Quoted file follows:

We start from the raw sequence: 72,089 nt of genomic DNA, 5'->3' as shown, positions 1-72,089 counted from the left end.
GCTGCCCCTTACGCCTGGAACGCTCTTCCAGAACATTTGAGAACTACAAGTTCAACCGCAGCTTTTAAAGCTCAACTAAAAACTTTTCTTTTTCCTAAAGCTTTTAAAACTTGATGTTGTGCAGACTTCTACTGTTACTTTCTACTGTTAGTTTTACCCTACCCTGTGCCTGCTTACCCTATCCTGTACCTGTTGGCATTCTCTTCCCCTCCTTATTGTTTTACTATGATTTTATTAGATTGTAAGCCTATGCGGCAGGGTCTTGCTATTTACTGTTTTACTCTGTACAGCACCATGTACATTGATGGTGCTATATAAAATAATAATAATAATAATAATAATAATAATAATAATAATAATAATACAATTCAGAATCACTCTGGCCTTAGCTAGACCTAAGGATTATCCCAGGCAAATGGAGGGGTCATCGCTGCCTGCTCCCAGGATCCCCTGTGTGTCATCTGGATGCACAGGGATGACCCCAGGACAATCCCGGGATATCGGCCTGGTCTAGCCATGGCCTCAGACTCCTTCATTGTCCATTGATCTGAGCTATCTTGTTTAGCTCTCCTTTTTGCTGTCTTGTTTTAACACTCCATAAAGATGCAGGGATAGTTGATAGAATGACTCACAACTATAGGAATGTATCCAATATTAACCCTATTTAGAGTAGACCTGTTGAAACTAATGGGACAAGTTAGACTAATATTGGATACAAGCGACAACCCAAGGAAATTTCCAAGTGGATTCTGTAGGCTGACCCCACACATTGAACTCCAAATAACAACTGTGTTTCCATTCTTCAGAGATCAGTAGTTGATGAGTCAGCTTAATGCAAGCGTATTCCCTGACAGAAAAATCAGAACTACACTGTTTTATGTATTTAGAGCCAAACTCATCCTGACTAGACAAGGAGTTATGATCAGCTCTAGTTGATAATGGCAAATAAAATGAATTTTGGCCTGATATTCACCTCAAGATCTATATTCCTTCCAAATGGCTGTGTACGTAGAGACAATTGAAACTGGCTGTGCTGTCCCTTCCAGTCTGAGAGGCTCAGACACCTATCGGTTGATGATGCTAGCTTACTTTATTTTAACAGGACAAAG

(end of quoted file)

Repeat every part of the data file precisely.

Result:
We start from the raw sequence: 72,089 nt of genomic DNA, 5'->3' as shown, positions 1-72,089 counted from the left end.
GCTGCCCCTTACGCCTGGAACGCTCTTCCAGAACATTTGAGAACTACAAGTTCAACCGCAGCTTTTAAAGCTCAACTAAAAACTTTTCTTTTTCCTAAAGCTTTTAAAACTTGATGTTGTGCAGACTTCTACTGTTACTTTCTACTGTTAGTTTTACCCTACCCTGTGCCTGCTTACCCTATCCTGTACCTGTTGGCATTCTCTTCCCCTCCTTATTGTTTTACTATGATTTTATTAGATTGTAAGCCTATGCGGCAGGGTCTTGCTATTTACTGTTTTACTCTGTACAGCACCATGTACATTGATGGTGCTATATAAAATAATAATAATAATAATAATAATAATAATAATAATAATAATAATACAATTCAGAATCACTCTGGCCTTAGCTAGACCTAAGGATTATCCCAGGCAAATGGAGGGGTCATCGCTGCCTGCTCCCAGGATCCCCTGTGTGTCATCTGGATGCACAGGGATGACCCCAGGACAATCCCGGGATATCGGCCTGGTCTAGCCATGGCCTCAGACTCCTTCATTGTCCATTGATCTGAGCTATCTTGTTTAGCTCTCCTTTTTGCTGTCTTGTTTTAACACTCCATAAAGATGCAGGGATAGTTGATAGAATGACTCACAACTATAGGAATGTATCCAATATTAACCCTATTTAGAGTAGACCTGTTGAAACTAATGGGACAAGTTAGACTAATATTGGATACAAGCGACAACCCAAGGAAATTTCCAAGTGGATTCTGTAGGCTGACCCCACACATTGAACTCCAAATAACAACTGTGTTTCCATTCTTCAGAGATCAGTAGTTGATGAGTCAGCTTAATGCAAGCGTATTCCCTGACAGAAAAATCAGAACTACACTGTTTTATGTATTTAGAGCCAAACTCATCCTGACTAGACAAGGAGTTATGATCAGCTCTAGTTGATAATGGCAAATAAAATGAATTTTGGCCTGATATTCACCTCAAGATCTATATTCCTTCCAAATGGCTGTGTACGTAGAGACAATTGAAACTGGCTGTGCTGTCCCTTCCAGTCTGAGAGGCTCAGACACCTATCGGTTGATGATGCTAGCTTACTTTATTTTAACAGGACAAAG